How to use ND Filter with DJI Mavic Air?
There are several brands that offer ND and Polarizing ND filters today. However, the DJI Mavic Air ND Filter All Day 8 Pack from Freewell Gear is one of the top choices of our experts and thousands of professional aerial photographers and cinematographers from all over the world.
Steps to Install ND filters on DJI Mavic Air
Thanks to the efficient SCREW-ON system of the Freewell ND filters, it is easiest to fit the ND filter on your DJI Mavic Air camera.
Follow these simple steps and learn how to install your Freewell Gear ND filter on your Mavic Air drone:
Flip over the DJI Mavic Air on its back. Hold the gimbal firmly with one hand while gently unscrewing the thread protector (ring) which is pre-installed on the Mavic Air’s camera.
After you have safely removed the thread protector ring, take the ND filter from Freewell and install it by screwing it on the camera’s lens thread. As the design of the Freewell ND filters are perfect fit for the DJI Mavic Air camera, you won’t require using excessive force to tighten the filter in place.
These 2 steps make it one of the easiest installation processes for drone camera filters. Apart from performing its core functions, the ND filter is so lightweight that it does not have any adverse effect on the gimbal. Not only this, the ND filter can be kept on at all times, even when the drone is not in use, as this acts to protect the fragile camera lens too.
How will you choose the right ND Filter?
First off, it is important to remember that the core purpose of using ND filters is to actually create a motion blur while capturing your footage.
Camera Settings before Installing ND Filters
To get optimum results from using ND filters, there are certain alterations to the camera setting that you will need to do, such as:
Step 1 – Switch the main camera setting to the ‘MANUAL’ mode.
Step 2 – Set the Video Settings to capture 1080p footage at 25 fps.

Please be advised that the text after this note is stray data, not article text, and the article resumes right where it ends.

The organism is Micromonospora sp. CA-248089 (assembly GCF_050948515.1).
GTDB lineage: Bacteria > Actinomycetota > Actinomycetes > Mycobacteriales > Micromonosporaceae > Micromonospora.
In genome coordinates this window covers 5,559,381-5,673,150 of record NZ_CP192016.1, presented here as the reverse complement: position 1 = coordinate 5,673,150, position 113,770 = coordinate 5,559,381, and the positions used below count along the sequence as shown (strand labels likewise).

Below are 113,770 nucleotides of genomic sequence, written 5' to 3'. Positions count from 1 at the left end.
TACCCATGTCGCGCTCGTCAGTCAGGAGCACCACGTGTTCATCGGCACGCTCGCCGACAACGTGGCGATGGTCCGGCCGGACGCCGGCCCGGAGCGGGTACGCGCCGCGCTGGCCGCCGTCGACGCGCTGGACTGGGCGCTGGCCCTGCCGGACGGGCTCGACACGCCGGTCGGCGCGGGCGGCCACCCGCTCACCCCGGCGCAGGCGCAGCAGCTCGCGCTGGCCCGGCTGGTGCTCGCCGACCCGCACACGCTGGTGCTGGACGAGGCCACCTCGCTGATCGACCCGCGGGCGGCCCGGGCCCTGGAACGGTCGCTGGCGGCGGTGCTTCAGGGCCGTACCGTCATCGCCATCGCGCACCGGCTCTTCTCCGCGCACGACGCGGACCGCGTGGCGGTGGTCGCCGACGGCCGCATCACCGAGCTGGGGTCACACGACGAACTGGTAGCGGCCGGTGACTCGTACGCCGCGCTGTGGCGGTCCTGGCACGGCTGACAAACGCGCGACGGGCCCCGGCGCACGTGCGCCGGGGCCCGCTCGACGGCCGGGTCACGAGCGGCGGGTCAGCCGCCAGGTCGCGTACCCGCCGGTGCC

Step 3 – Adjust the shutter speed to twice that of the frame rate, i.e. – 25 fps = 50 shutter speed.
Step 4 – Adjust the ISO to the lowest (100).
*Always remember to change the shutter speed whenever you change the frame rate.*
Step 5 – Change the Color profile to ‘D-Cinelike’.
Step 6 – Adjust the White Balance according to the scene and conditions of shoot.
Step 7 – Adjust the Style settings to (0, 0, 0)
Now that you know the camera settings which help to capture cinematic shots, let’s look at the type of ND filter you will need to select at what time.
Choosing the Right ND Filter
Once you have taken care of the main camera settings, it is time to prepare for fitting the appropriate filter.
Step 1 – Go to Camera Settings and enable the Histogram and Over Exposure Warning options. This will transform your view into ‘tiger-stripes’.
This is an excellent way to check the exposure level of your pictures.
Step 2 – Choose the filter from the Freewell Gear Day Pack which suits the present weather/lighting conditions (such as Cloudy Days, Partly Cloudy Days, Sunny Days, Reducing Glare, Partly Cloudy Day & Reducing Glare, Bright Sunny Days & Reducing Glare, and Very Bright Sunny Days & Reducing Glare).
Once you have fitted what you think is the correct filter, according to the guidelines on the filter pack, switch on the drone and check the picture quality on the viewing monitor. If the view is darker than you desire, switch to the ND filter with a lower number than the current one. Vice versa, in case the scene seems too bright after fitting an ND filter, then you can simply switch the filter with a higher numbered ND filter from the pack.
It is important to ensure that the ‘EV’ value is between 0 to -0.7, as this helps to get the best exposure.
Well, here’s all you need to know to get started with your Freewell Gear Mavic Air ND filters. Use the Freewell ND filter to ensure optimum-quality footage and images, which present a cinematic and breathtaking show.